With her feminist twist on the 1971 Southern Gothic film The Beguiled, famed producer and screenwriter Sofia Coppola became only the second woman in the 70-year history of the Cannes Film Festival to win the Best Director prize.
Coppola’s film The Beguiled, based on a 1971 novel with the same title by American author Thomas P. Cullinan, opens with scenes of a Southern girls’ boarding school during the American Civil War era. The sheltered girls at the school take in an injured Northern soldier, and his presence provokes sexual tension and rivalry among the girls. In an interview with Kyle Buchanan for Vulture, a pop culture magazine, Coppola made it clear that she wanted the film to seem unassuming at first, and to draw viewers in with an unexpected plot twist.
“I wanted it to be this feminine, gauzy world that doesn’t look threatening at all,” Coppola said in the interview. “So that it’s a real surprise when the story shifts.”
The Beguiled was premiered at the Cannes Film Festival on May 24, 2017, and was selected to compete for the Palme d’Or, the highest prize awarded at Cannes. On May 28, the jury, headed by Spanish director and producer Pedro Almodóvar Caballero. In the same interview with Vulture, Coppola told Kyle Bucanan that she learned of her win after leaving Cannes.
“I got a call Sunday morning on my way to Coney Island with my kids,” said Coppola. “I was getting on the subway, and I got a call that we won a prize. They didn’t say what prize, they just said it was a prize. When I was actually at Coney Island, I got another call from Thierry Frémaux (the head of the film festival) saying it was the Best Director prize. I was shocked and thrilled.”
The Beguiled was praised by critics for its almost exclusively female cast, which includes Nicole Kidman, Kirsten Dunst and Elle Fanning. The objectification of Union soldier John McBurney, played by Colin Farrell, by the students and teachers of the school puts a feminist spin on this adaptation of The Beguiled. In her interview with Vulture, Coppola stressed that she chose Farrell for the role because he would appeal to both women and gay men.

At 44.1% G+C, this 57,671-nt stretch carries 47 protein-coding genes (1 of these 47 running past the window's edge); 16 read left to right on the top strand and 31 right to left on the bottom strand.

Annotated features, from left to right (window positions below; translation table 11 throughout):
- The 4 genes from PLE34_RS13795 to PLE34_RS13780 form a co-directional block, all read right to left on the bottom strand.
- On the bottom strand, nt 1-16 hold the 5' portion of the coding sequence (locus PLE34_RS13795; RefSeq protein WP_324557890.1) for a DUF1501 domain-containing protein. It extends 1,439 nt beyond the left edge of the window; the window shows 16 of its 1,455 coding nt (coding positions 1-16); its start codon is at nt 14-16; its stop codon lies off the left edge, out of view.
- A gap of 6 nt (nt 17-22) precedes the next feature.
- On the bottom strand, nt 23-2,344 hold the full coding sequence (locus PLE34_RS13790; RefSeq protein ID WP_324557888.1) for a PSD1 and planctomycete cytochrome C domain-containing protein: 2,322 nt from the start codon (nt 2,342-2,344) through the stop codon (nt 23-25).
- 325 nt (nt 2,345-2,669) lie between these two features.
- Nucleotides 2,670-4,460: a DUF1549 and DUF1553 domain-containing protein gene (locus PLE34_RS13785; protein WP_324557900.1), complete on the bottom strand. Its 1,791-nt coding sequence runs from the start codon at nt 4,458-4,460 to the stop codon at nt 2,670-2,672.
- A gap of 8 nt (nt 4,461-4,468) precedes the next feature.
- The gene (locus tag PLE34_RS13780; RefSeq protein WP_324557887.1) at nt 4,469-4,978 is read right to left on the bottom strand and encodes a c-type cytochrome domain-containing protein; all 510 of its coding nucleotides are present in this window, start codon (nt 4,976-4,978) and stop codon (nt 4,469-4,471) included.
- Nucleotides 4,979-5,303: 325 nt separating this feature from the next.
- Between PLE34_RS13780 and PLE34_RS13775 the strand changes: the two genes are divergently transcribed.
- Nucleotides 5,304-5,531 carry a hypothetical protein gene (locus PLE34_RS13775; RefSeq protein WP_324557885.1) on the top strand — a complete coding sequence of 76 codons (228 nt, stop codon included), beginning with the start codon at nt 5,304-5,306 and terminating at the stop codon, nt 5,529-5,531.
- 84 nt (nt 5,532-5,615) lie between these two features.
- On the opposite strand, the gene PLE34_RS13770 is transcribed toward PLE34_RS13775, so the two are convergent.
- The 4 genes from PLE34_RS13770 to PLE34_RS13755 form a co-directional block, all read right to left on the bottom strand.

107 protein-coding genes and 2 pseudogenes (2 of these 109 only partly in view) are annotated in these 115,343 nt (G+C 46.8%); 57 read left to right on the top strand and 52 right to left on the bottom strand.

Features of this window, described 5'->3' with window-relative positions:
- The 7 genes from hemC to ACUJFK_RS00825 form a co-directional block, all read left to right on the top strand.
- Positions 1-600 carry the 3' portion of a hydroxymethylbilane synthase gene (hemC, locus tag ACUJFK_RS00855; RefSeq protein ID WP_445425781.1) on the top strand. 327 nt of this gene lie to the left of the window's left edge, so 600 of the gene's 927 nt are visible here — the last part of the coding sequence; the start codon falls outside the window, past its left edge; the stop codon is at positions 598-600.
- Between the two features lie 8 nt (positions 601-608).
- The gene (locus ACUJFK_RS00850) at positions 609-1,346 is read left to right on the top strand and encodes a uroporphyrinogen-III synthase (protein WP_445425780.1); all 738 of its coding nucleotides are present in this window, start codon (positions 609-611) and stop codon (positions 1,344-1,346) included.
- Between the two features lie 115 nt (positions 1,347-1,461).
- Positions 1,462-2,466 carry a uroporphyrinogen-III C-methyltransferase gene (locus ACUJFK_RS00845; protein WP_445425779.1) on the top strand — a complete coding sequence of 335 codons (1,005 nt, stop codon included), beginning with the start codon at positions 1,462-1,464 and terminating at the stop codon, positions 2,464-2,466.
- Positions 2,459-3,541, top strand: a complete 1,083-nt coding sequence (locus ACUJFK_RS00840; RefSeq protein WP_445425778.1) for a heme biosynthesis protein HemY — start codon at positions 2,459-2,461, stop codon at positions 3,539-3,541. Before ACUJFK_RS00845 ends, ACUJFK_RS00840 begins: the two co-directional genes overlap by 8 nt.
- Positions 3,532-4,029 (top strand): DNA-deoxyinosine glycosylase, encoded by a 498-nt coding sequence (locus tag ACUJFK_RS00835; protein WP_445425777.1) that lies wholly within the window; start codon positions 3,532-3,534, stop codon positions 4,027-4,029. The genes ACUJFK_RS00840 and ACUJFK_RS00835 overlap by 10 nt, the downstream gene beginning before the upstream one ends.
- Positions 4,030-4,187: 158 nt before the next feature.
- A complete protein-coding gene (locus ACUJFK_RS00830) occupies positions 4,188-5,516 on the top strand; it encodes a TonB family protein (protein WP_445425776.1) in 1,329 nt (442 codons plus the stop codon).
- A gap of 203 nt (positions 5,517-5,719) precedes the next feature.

“I really made this movie for my gay men friends, and for my women friends,” Coppola said. “I have a friend, Fabrizio [Viti], who’s a shoe designer, and he really pushed me to embrace the idea of objectifying a man’s body. [Farrell] knew the story, and I respect that he’s man enough to take on that role. He’s confident enough to let women be in charge and be here for that, so I thought it was cool that he totally got it and had a good sense of humor.”
Prior to beginning her film writing and directing career, Coppola appeared in several films directed by her father, notably in The Godfather trilogy. Coppola chose to end her acting career in 1990, after she was named “Worst Supporting Actress” and “Worst New Star” at the 1990 Golden Raspberry Awards, a ceremony to recognize the worst film contributions of the year, for her role in The Godfather Part III. Coincidently, current president Donald Trump also received a prize for “Worst Supporting Actor” at the 1990 ‘Razzie’ Awards for his cameo in the 1990 crime comedy film Ghosts Can’t Do It.
Coppola was also notably chosen by designer Marc Jacobs to be the ‘face’ of his 2002 fragrance campaign, which featured the photography of German photographer Juergen Teller. Coppola collaborated with Jacobs again in 2013, this time directing the commercial campaign for his famed fragrance Daisy.
The Beguiled is scheduled for release in the U.S. on June 23.